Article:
Client-Driven Innovation: The Benefits of Leveraging Your Clients

Topics: Business Development & Marketing Blog Posts, Client Relations, Corporate Legal, Law Firm Profitability, Law Firms, Legal Innovation


Technological advancements, client empowerment and non-traditional competition are pressuring law firms to explore new opportunities, in relation to the practice of law. Law firms have to make the choice between adopting change, or slowly moving in to obsolescence. The law firms that do decide to embrace change will have to approach this carefully. As the business of these firms are centered around their clients, it is only natural that change and innovation in the firm should also evolve around the client. To do so, law firms will have to understand the benefits of client-driven innovation, the client as a contributor for change, and how to effectively engage clients for innovative purposes.

Benefits of Client-Driven Innovation

Client-driven innovation means actively utilizing the client in a firms’ internal development process, from idea to implementation. The benefits of doing so have been proven to be substantial, and among these benefits are an increased success rate for innovation, increased market share of new products, and in general, the development of more original or ‘new’ innovations. What makes client-driven innovation significantly more interesting specifically for law firms, is the increase in client loyalty and the stronger diffusion of innovation throughout the firms that manage to capture it.

When a law firm co-creates with clients, these clients will automatically take ownership in the innovation. By taking ownership, the client will not only choose the product or service themselves, they will also forge a stronger bond to the law firm, increasing the loyalty of the client who will share knowledge of this new product or service with others inside their industry. By utilizing client-driven innovation correctly, a law firm can seek to obtain strategic goals such as expansion of practice areas for key accounts, or new market penetration through collaboration with dominant clients in those new markets.

Further, law firms struggling to overcome resistance to change internally can also utilize client-driven innovation as a catalyst for change, as the requests of clients will often have significant traction with lawyers, partners and firm management.

Understanding the Client as an Innovator

In order to leverage client-driven innovation in a law firm, an understanding of the client as an innovator has to be established. Law firm clients can roughly be divided in three groups depending on the amount of value each client can contribute to a given innovation process. These three groups are:

  1. Mass Clients — Consists of clients who have a purely transactional relationship with the law firm. These clients have a limited understanding of the firms’ operations and contribute little value individually in the innovative process, and will therefore have to be engaged in larger numbers to create value.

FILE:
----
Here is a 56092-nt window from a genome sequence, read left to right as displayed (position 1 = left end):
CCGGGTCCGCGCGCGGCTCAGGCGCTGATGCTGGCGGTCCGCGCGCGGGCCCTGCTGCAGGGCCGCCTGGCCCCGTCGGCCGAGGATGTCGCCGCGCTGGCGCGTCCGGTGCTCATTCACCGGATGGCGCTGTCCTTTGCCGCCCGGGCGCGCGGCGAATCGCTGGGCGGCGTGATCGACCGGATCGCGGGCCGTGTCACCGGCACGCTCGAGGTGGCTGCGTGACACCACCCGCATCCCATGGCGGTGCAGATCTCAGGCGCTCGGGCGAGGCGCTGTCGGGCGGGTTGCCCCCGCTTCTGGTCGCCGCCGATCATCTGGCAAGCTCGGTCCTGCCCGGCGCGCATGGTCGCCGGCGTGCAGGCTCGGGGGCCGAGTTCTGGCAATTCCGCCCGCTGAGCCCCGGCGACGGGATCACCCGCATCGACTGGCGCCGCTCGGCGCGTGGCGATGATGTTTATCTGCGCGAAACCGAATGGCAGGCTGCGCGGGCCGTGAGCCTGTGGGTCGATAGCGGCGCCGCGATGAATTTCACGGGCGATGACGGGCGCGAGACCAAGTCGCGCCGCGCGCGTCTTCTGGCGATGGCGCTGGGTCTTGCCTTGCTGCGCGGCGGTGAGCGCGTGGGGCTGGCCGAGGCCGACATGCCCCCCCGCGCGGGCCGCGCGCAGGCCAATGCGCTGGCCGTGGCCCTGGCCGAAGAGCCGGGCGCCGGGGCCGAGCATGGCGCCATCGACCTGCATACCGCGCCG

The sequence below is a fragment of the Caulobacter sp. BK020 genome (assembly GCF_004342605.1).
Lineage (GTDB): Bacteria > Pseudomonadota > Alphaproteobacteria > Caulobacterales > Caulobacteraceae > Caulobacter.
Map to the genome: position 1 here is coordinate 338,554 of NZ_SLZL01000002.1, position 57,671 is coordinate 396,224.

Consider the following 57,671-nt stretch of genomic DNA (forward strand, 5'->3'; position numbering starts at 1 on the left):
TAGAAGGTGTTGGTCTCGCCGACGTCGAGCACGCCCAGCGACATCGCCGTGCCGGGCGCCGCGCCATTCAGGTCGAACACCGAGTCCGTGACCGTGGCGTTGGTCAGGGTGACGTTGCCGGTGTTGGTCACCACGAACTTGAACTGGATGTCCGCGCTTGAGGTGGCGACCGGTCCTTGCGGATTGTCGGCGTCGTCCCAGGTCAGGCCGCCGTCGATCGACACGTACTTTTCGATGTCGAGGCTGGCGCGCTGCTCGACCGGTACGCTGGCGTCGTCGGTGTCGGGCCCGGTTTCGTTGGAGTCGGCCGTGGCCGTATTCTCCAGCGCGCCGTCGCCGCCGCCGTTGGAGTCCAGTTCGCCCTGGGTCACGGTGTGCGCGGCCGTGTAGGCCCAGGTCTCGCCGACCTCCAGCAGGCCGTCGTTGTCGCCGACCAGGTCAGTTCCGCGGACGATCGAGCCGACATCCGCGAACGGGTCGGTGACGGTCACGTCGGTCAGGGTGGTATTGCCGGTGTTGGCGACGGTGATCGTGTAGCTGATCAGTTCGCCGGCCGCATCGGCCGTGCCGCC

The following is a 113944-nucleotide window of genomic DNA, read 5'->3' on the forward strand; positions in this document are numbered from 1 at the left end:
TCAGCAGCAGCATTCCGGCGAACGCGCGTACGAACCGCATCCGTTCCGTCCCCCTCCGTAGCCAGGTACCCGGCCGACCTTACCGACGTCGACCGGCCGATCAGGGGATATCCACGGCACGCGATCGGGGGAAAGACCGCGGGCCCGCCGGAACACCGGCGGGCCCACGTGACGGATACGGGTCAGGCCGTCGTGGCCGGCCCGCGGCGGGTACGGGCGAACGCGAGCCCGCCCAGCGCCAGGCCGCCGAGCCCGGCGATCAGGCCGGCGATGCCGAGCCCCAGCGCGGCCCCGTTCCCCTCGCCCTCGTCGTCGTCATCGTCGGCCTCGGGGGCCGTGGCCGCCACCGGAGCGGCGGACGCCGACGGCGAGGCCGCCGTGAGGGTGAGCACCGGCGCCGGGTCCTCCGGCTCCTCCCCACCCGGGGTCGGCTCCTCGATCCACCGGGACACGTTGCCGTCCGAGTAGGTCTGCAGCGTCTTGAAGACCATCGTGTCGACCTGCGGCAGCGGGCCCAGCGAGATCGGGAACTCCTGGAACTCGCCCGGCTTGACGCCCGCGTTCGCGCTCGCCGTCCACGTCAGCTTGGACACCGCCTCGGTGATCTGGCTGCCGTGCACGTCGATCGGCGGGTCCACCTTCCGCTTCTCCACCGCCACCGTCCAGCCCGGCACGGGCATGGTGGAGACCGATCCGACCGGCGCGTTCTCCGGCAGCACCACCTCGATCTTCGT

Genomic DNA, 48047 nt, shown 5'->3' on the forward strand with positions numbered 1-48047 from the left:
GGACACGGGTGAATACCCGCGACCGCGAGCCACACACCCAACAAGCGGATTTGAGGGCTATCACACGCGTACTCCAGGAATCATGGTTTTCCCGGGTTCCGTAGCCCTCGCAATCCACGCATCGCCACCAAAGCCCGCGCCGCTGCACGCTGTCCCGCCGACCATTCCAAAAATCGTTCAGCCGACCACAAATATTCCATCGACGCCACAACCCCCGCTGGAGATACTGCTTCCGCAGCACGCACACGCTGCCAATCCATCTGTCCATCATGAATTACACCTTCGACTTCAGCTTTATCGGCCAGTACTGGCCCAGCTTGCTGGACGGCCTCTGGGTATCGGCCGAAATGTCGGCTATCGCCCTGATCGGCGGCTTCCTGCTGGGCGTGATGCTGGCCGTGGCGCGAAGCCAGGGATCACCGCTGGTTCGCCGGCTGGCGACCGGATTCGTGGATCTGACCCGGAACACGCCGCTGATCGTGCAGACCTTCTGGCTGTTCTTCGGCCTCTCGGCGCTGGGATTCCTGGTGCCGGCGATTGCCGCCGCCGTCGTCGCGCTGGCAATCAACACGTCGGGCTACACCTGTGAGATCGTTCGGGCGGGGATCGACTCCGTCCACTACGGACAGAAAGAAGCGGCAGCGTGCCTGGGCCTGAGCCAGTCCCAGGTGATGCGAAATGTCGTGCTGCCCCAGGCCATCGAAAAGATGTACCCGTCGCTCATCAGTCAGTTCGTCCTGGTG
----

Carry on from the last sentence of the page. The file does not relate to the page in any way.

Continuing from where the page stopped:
2. Collaborative Clients — Consists of clients with a deeper understanding of the firm and its operations. The group will include key clients who have a relationship beyond the transactional. These clients will be utilized as co-creators throughout the entire process of innovation, and therefore bring a higher value per client than mass clients.
  3. Lead Clients — Comprise of very few clients who develop, diffuse and test an innovation prior to collaborating with the law firm. These clients often are able to introduce a complete service or product, and asks only for the firm to deliver better service by using it.

These three groups represent the overall client contributors to the law firm innovation process. Each group has specific characteristics in the way they add value, what value they add, and how a law firm needs to leverage them to maximize their impact on a given innovation.

Utilizing Client-Driven Innovation

To begin utilizing client-driven innovation, a firm must first develop a process through which it identifies and implements innovation. This is done in order to identify exactly what value the client is expected to contribute, and at which stages in the development process. Once the entire process of innovation has been mapped, the firm is ready to apply client-driven innovation. In order to choose which clients should be in-sourced in a given process, several key questions need to be answered:

  • Want — What value do you need the client to contribute to the given innovation process?
  • Find — Where do you find the client who can contribute the value you want?
  • Get — How do you plan, structure and negotiate the collaboration with clients?
  • Manage — Who will have the primary client contact and responsibility to manage client involvement?

It is important to develop a structured process of innovation prior to the incorporation of clients. A basic development process such as Scrum or Stage-Gate is a good start, and can be altered to fit the characteristics of specific law firms.

To leverage client-driven innovation successfully a law firm must define the goal of an innovation, the process of reaching that goal, and what value the firm expects the client to contribute throughout the innovation process.

The blog post was taken in part from the Executive Summary of the author’s Master’s thesis on client innovation and management.